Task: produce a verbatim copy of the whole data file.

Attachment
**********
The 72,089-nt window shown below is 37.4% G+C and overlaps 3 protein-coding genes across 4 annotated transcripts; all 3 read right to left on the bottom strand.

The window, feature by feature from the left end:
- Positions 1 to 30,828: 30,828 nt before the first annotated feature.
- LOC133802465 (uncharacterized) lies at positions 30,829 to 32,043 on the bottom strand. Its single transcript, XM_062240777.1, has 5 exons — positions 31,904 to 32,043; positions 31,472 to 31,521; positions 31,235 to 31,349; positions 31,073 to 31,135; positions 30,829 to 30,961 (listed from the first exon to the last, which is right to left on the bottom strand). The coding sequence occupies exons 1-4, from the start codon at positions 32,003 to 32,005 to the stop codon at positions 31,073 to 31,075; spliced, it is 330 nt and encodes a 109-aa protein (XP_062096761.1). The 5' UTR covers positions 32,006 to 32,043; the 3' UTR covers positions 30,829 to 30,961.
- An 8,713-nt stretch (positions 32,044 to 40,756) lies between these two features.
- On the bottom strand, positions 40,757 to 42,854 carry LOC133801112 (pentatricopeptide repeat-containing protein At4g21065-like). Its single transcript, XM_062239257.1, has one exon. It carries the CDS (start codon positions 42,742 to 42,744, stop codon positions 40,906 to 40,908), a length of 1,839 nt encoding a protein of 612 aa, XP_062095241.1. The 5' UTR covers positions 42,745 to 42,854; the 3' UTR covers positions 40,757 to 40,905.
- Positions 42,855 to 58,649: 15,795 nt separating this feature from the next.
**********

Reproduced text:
The 72,089-nt window shown below is 37.4% G+C and overlaps 3 protein-coding genes across 4 annotated transcripts; all 3 read right to left on the bottom strand.

The window, feature by feature from the left end:
- Positions 1 to 30,828: 30,828 nt before the first annotated feature.
- LOC133802465 (uncharacterized) lies at positions 30,829 to 32,043 on the bottom strand. Its single transcript, XM_062240777.1, has 5 exons — positions 31,904 to 32,043; positions 31,472 to 31,521; positions 31,235 to 31,349; positions 31,073 to 31,135; positions 30,829 to 30,961 (listed from the first exon to the last, which is right to left on the bottom strand). The coding sequence occupies exons 1-4, from the start codon at positions 32,003 to 32,005 to the stop codon at positions 31,073 to 31,075; spliced, it is 330 nt and encodes a 109-aa protein (XP_062096761.1). The 5' UTR covers positions 32,006 to 32,043; the 3' UTR covers positions 30,829 to 30,961.
- An 8,713-nt stretch (positions 32,044 to 40,756) lies between these two features.
- On the bottom strand, positions 40,757 to 42,854 carry LOC133801112 (pentatricopeptide repeat-containing protein At4g21065-like). Its single transcript, XM_062239257.1, has one exon. It carries the CDS (start codon positions 42,742 to 42,744, stop codon positions 40,906 to 40,908), a length of 1,839 nt encoding a protein of 612 aa, XP_062095241.1. The 5' UTR covers positions 42,745 to 42,854; the 3' UTR covers positions 40,757 to 40,905.
- Positions 42,855 to 58,649: 15,795 nt separating this feature from the next.